Submitted to: Meeting Proceedings
Publication Type: Proceedings
Publication Acceptance Date: July 14, 2006
Publication Date: July 14, 2006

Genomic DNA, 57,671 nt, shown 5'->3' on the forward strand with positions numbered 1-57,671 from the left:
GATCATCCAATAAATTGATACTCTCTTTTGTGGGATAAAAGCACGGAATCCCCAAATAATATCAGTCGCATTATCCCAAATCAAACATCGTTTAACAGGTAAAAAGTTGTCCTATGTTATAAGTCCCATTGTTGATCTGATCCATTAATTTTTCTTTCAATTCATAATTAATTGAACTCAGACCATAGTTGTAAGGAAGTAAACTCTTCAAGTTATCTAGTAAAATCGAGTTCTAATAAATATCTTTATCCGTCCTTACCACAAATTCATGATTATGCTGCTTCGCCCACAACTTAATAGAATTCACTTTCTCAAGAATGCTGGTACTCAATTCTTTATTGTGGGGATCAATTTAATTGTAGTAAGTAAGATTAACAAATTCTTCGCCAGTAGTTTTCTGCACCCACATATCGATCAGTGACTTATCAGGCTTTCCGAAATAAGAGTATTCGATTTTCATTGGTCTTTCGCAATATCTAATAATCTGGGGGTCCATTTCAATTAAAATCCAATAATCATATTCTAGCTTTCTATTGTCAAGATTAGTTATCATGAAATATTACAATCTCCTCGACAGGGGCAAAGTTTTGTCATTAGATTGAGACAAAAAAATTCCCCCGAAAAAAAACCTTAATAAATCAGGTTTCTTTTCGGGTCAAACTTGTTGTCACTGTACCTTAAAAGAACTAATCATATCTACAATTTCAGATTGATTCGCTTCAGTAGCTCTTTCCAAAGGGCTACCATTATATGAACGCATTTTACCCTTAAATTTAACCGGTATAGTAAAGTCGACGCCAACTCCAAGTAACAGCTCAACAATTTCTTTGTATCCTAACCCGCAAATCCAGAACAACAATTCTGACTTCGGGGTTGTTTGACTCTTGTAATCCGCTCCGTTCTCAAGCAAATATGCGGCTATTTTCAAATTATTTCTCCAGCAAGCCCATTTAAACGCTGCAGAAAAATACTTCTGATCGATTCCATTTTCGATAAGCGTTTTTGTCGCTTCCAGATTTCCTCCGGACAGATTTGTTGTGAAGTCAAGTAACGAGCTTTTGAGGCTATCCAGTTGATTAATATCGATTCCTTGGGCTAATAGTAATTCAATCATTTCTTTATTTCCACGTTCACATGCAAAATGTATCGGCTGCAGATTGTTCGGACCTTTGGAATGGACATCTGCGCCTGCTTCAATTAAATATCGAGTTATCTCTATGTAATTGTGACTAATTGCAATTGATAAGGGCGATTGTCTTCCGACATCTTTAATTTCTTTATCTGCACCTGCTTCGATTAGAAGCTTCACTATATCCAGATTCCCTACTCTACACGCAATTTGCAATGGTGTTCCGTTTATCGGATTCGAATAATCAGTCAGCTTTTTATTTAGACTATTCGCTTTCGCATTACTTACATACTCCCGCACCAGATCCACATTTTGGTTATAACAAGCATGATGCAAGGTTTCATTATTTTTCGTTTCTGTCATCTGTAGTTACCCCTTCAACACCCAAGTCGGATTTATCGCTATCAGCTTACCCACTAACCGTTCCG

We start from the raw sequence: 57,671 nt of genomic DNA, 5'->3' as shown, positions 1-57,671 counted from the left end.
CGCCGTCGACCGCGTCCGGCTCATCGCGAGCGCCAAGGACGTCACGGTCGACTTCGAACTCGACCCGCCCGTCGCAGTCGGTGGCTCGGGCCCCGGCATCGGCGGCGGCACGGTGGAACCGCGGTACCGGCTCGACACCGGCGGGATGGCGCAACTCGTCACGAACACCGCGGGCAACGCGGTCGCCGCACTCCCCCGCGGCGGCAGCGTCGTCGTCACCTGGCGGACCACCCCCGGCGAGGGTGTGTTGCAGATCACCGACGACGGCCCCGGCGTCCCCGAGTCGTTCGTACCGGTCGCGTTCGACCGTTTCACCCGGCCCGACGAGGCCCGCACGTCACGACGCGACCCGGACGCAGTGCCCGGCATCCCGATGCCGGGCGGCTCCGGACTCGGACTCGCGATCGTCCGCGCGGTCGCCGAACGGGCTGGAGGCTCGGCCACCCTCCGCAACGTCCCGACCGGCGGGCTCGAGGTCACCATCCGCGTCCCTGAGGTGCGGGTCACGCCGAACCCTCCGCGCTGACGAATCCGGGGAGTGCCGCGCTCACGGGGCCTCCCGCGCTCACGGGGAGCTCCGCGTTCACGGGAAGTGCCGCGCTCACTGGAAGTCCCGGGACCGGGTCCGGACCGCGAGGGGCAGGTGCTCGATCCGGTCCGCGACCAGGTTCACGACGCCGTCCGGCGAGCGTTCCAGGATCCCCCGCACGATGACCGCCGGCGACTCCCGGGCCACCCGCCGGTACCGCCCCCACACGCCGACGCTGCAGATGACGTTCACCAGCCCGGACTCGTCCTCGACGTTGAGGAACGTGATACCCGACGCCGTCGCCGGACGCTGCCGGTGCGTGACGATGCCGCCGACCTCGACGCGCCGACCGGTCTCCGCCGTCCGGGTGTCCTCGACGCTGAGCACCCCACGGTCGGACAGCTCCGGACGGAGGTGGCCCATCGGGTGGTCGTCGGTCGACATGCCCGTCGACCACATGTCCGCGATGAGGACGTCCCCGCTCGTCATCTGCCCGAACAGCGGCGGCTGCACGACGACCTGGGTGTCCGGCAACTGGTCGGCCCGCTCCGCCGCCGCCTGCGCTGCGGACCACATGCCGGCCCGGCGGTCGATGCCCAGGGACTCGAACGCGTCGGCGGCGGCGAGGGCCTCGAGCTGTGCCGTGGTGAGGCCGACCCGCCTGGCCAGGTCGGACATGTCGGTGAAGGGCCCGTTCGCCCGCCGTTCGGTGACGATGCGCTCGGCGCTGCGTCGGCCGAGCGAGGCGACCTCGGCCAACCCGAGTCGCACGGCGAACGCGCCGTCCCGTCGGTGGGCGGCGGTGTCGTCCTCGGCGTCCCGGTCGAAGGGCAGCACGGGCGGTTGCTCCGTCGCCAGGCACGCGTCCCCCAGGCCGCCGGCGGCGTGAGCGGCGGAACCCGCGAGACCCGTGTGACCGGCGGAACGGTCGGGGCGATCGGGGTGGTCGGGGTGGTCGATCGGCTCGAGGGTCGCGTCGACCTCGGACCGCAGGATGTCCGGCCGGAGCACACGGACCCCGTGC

Citation: Stoffregen, W.C., Olsen, S.C., Bricker, B.J. 2006. Results of Vaccine Trials using Brucella Abortus RB51 in Domestic Swine. In: Proceedings of the International pig Veterinary Society, July 14-20, Copenhagen, Denmark. p. 89. Technical Abstract: With the near complete eradication of swine brucellosis from domestic pigs in the US, there is a reemergence of interest in new strategies, including candidate vaccines, to control swine brucellosis particularly in light of the wide distribution of Brucella-infected feral swine across the US. One such candidate vaccine, Brucella abortus strain RB51 (SRB51), has been previously suggested as a tool to control swine brucellosis in feral and domestic swine based on reports of its experimental usage in swine (1,2). SRB51 is a laboratory derived lipopolysaccharide O-side chain-deficient mutant of B. abortus strain 2308 (3). SRB51 induces protective immunologic responses in cattle and bison against challenge-exposure with virulent B. abortus strains. SRB51 also does not induce antibody responses that react with conventional brucellosis serologic surveillance tests (4). The studies reported herein were designed to determine the potential of parenteral administration of SRB51 to elicit an immune response as well as protection from challenge with virulent B. suis in domestic swine. Materials and Methods In Experiment 1, 51 6 w. old, crossbred domestic swine were parenterally vaccinated with 2 X10**10 cfu SRB51. Animals were bled and sacrifice at time points between 1 w. and 23 w. postvaccination (pv.). Appropriate samples were analyzed to determine humoral and cell mediated immune responses to SRB51, bacteremia, and clearance of the vaccine. Data was compared to data from 17 age matched control animals which were sham inoculated with PBS. In Experiment 2, 18 4 m. old, crossbred, domestic gilts were vaccinated parenterally with 2 X 10**10 cfu SRB51. Eight age-matched sham vaccinated animals served as controls. Humoral and cell-mediated immune responses were determined between w. 0 and 24 pv. At 10 m. of age animals were artificially inseminated. The 14 vaccinates and 8 controls which were successfully bred were challenged with 5.0 X10**7 cfu B. suis strain 3B to determine the efficacy of the vaccine. Appropriate antemortem samples were taken from all gilts post challenge to determine infection with the challenge strain. Shortly after parturition, all gilts and neonates/fetuses were euthanized and necropsied. Appropriate samples were taken for bacterial culture, serology, and histopathology. Results In both experiments 1 and 2, there were no statistically significant differences in serum antibody titers to SRB51 after vaccination. Likewise, there was no indication of the stimulation of significant cell-mediated immune responses based on data from peripheral blood mononuclear cell (PBMC) blastogenesis assays using gamma-irradiated SRB51 antigen to stimulate PBMCs. SRB51 was quickly cleared from vaccinated animals in experiment 1. SRB51 was only isolated from lymphoid tissues of 3 vaccinated animals at weeks 2 and 4 p.v. Culture data from gilts and neonates/fetuses is given in Table 1. Seroconversion rates of gilts, seropositivity rates of neonates/fetuses, and histologic lesions present in both gilts and neonates fetuses did not differ significantly between vaccinates and controls. <p>Culture+ Culture- Neonates/Fetuses Vaccinates 96(56.1%) 75 Controls 55(61.1%) 35 Litters Vaccinates 12(85.7%) 2 Controls 7(87.5%) 1 Gilts antemortem Vaccinates 8(57.1%) 6 Controls 7(87.5%) 1 Gilts necropsy Vaccinates 12(85.7%) 2 Controls 8(100%) 0 Table 1. Recovery of Brucella suis from individual neonates and farrowed litters at necropsy and gilts postinfection and at necropsy. Gilts were challenged with 5.0 X 10**7 CFU of B. suis strain 3B at day 75 of gestation. Discussion The results of this study indicate that single dose parenteral vaccination with SRB51 is not sufficiently immunogenic to induce protection from virulent challenge in domestic swine. The results of this study are contrary to those reported in the previous 2 studies dealing with SRB51 in domestic swine (1,2). Major differences between the current study and the previous studies include the use of nonvaccinated controls in the current study for statistical comparison of immune parameters, a defined challenge dosage in the current study, and the Brucella culture status of all animals (gilts and fetuses) was determined in the current study.